Visual Ambiguities

Visual Ambiguities

“Mystery feeds my imagination.”

Strange Beauty is the latest book by Erwin Olaf (b. 1959), a Dutch photographer renowned for staging hyperreal worlds – down to their smallest detail.  Published to accompany an exhibition of the same name at Kunsthalle Munich, the title brings together photographs from the past 40 years, alongside new series shot over the last year, before and between lockdowns. Here, Olaf speaks to Aesthetica about how recent events have prompted him to reflect on his practice.

A: What was it like to delve back through your archive for this book? Did you discover anything new about your evolution as an artist?
EO: 
Reading the book, walking through the exhibition, I felt like I was looking at someone else’s work. Both explore, in depth, what moves me, where I came from, where I’m going – making connections in the work that I never thought of myself. For example, I love photographing skin – light, dark, every possible tone – a fascination I’ve had from early on. Also, the way that I was influenced not only by painting but also film. And my interest in the choreography of the body – the way that by moving a shoulder up or down, we can convey our happiness or sadness.

A: Along with older images, the book features new work such as April Fool 2020. Can you tell us a little more about the background to this project, shot in March last year?
EO: I suffer from a lung disease, and I was in a supermarket when the Covid pandemic started. No-one knew what to do, everyone was panicking, pushing each other. I was paralyzed, I felt like everyone was coming close, that I would get ill and die. To pull myself out of the swamp I had to make this series. I had the idea for the series on Wednesday, shot it on Thursday and Friday and we went into lockdown in the Netherlands on Saturday. The white face is a translation of the unknown emotions I was feeling at that moment. And the white ‘dunce’s hat’ points to how stupid we are as human beings. We shouldn’t have let it come so far. We travel everywhere, we want everything. We are fooling ourselves.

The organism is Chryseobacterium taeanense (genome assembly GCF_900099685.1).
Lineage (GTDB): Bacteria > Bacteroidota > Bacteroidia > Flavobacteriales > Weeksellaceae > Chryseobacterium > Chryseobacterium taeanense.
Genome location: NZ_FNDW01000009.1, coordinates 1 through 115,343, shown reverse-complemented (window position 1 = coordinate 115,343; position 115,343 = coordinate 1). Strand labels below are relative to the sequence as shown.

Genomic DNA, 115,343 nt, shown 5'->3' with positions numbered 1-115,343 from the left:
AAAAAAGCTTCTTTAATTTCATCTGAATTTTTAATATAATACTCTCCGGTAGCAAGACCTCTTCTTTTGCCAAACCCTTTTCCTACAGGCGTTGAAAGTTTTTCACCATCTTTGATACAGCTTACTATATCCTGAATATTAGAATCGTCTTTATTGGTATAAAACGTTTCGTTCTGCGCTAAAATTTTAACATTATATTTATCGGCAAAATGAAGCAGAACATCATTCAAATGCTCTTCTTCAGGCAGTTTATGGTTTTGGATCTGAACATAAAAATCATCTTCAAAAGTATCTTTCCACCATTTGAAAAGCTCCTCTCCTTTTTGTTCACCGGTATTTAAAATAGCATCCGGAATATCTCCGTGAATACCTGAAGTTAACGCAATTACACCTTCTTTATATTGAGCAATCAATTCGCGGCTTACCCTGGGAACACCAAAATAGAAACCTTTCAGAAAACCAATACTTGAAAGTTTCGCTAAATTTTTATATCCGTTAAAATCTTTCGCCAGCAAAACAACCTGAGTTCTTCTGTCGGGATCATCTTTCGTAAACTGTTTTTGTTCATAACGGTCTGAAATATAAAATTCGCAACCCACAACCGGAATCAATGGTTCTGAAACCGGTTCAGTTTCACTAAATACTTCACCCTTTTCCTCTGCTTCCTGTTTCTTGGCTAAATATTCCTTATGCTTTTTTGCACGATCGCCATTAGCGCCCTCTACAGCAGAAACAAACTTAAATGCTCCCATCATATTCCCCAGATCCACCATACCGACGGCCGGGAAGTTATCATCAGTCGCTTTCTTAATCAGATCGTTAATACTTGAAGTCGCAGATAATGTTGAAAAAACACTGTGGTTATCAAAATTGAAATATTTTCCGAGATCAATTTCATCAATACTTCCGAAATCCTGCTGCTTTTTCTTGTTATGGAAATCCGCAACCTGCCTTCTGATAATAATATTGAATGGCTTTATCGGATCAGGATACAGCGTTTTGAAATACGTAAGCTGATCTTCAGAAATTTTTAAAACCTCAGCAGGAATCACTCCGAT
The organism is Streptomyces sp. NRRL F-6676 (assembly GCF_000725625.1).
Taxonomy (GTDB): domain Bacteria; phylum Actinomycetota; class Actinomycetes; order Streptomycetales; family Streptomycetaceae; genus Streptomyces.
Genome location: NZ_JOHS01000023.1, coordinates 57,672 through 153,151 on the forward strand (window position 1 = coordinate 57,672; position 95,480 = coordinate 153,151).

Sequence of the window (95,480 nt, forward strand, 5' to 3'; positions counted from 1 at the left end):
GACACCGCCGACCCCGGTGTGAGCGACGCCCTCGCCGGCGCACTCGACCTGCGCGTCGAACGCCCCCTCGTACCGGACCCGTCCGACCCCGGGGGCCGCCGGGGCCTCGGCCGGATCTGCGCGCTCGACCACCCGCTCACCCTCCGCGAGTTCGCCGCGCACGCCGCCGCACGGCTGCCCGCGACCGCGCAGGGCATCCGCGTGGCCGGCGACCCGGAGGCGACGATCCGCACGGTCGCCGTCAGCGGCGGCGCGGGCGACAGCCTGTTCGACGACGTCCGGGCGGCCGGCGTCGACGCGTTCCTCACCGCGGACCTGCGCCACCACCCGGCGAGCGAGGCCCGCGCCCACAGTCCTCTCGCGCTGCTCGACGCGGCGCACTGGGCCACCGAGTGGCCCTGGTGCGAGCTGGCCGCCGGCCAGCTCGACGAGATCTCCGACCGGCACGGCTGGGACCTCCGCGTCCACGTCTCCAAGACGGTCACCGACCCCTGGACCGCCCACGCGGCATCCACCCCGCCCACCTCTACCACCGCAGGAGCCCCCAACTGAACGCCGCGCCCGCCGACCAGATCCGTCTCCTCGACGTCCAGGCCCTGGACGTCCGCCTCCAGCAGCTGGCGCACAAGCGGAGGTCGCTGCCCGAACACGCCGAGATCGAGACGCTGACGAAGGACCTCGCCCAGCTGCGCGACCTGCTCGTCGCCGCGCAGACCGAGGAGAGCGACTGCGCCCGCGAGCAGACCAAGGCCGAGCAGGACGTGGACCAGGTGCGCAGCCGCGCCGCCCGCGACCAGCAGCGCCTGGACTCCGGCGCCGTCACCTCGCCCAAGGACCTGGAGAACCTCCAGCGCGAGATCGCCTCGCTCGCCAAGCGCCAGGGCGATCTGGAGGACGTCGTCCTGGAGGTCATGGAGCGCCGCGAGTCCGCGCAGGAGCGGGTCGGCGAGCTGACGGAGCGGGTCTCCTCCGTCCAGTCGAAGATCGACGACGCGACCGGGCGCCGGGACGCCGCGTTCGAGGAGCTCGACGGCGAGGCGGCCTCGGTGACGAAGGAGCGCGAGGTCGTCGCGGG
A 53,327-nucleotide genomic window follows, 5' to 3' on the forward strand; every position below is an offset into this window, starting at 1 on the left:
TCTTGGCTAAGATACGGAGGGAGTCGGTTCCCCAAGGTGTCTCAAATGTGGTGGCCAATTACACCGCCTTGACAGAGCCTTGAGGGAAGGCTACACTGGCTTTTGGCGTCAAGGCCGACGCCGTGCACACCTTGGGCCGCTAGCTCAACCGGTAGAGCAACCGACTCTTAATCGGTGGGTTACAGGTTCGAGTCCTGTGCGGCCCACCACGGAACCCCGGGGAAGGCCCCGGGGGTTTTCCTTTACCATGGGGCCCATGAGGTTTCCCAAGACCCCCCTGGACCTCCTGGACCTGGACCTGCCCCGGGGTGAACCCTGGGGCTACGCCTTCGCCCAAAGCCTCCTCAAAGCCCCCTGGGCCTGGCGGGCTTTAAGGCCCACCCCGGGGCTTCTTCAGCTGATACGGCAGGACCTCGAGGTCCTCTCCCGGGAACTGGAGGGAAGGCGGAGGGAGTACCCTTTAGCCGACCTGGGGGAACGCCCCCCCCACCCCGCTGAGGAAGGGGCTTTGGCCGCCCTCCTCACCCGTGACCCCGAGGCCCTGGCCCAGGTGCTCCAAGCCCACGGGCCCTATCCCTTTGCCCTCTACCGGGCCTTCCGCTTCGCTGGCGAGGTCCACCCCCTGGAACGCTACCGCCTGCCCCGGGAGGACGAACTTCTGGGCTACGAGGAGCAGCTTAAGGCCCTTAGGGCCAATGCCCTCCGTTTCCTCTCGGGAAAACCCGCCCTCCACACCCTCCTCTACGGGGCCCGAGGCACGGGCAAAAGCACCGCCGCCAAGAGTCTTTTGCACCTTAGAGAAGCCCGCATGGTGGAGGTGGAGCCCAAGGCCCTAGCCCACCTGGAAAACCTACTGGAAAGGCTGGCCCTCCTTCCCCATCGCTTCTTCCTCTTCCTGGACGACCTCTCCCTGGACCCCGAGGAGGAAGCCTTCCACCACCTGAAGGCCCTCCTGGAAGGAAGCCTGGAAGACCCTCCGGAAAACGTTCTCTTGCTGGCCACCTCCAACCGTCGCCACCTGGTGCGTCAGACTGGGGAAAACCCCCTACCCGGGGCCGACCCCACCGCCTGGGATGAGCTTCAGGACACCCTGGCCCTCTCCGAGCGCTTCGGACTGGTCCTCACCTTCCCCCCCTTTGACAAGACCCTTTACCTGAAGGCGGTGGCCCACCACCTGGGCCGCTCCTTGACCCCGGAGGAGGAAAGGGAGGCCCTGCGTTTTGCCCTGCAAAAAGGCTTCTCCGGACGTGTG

A: The other new series Im Wald (In the Forest), shot outside in the Alps during lockdown in 2020, feels quite different in some ways to your previous work.
EO: When I had this offer of a major exhibition in Kunsthalle Munich, they wanted me to do some new work. The Netherlands is a small country so there’s not so much nature but when you go to the German Alps, you can go for miles and miles with no sign of human architecture. I thought, I have to do something with that. I was inspired by 19th century German Romantic painting, and by Turner. It was about the smallness of a human in comparison to nature. We’re nothing. I shot this in September when Covid cases were lower and the world opened up for a while. Working in black and white, I wanted to show nature’s lack of emotion, its indifference to us.